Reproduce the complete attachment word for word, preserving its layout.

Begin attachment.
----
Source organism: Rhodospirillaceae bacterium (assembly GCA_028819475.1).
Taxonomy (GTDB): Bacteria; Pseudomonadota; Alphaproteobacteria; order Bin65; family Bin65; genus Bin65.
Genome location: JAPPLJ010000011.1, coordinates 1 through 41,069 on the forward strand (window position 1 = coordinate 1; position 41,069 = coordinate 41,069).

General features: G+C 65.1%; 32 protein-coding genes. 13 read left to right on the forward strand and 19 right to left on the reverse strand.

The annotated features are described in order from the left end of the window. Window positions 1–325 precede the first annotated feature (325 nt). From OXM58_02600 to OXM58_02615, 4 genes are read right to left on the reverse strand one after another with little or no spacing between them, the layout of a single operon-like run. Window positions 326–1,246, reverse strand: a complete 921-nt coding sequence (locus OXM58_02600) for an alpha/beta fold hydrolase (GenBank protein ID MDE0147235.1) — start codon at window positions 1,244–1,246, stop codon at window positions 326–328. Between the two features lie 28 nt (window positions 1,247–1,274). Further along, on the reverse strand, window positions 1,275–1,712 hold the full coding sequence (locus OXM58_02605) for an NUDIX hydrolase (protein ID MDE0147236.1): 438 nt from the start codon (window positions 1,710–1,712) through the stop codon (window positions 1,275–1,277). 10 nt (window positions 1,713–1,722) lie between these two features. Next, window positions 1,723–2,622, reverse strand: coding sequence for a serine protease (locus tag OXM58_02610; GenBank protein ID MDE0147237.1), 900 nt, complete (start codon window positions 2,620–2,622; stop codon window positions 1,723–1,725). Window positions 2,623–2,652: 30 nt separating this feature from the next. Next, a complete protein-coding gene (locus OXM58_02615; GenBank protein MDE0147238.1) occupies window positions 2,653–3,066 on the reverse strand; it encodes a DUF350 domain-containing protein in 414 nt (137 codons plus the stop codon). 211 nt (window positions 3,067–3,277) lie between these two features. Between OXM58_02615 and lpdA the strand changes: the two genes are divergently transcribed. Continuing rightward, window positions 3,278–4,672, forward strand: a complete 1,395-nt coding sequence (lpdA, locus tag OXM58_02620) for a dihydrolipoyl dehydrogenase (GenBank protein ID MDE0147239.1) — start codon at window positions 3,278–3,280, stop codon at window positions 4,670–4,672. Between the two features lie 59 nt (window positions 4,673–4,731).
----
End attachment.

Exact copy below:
Source organism: Rhodospirillaceae bacterium (assembly GCA_028819475.1).
Taxonomy (GTDB): Bacteria; Pseudomonadota; Alphaproteobacteria; order Bin65; family Bin65; genus Bin65.
Genome location: JAPPLJ010000011.1, coordinates 1 through 41,069 on the forward strand (window position 1 = coordinate 1; position 41,069 = coordinate 41,069).

General features: G+C 65.1%; 32 protein-coding genes. 13 read left to right on the forward strand and 19 right to left on the reverse strand.

The annotated features are described in order from the left end of the window. Window positions 1–325 precede the first annotated feature (325 nt). From OXM58_02600 to OXM58_02615, 4 genes are read right to left on the reverse strand one after another with little or no spacing between them, the layout of a single operon-like run. Window positions 326–1,246, reverse strand: a complete 921-nt coding sequence (locus OXM58_02600) for an alpha/beta fold hydrolase (GenBank protein ID MDE0147235.1) — start codon at window positions 1,244–1,246, stop codon at window positions 326–328. Between the two features lie 28 nt (window positions 1,247–1,274). Further along, on the reverse strand, window positions 1,275–1,712 hold the full coding sequence (locus OXM58_02605) for an NUDIX hydrolase (protein ID MDE0147236.1): 438 nt from the start codon (window positions 1,710–1,712) through the stop codon (window positions 1,275–1,277). 10 nt (window positions 1,713–1,722) lie between these two features. Next, window positions 1,723–2,622, reverse strand: coding sequence for a serine protease (locus tag OXM58_02610; GenBank protein ID MDE0147237.1), 900 nt, complete (start codon window positions 2,620–2,622; stop codon window positions 1,723–1,725). Window positions 2,623–2,652: 30 nt separating this feature from the next. Next, a complete protein-coding gene (locus OXM58_02615; GenBank protein MDE0147238.1) occupies window positions 2,653–3,066 on the reverse strand; it encodes a DUF350 domain-containing protein in 414 nt (137 codons plus the stop codon). 211 nt (window positions 3,067–3,277) lie between these two features. Between OXM58_02615 and lpdA the strand changes: the two genes are divergently transcribed. Continuing rightward, window positions 3,278–4,672, forward strand: a complete 1,395-nt coding sequence (lpdA, locus tag OXM58_02620) for a dihydrolipoyl dehydrogenase (GenBank protein ID MDE0147239.1) — start codon at window positions 3,278–3,280, stop codon at window positions 4,670–4,672. Between the two features lie 59 nt (window positions 4,673–4,731).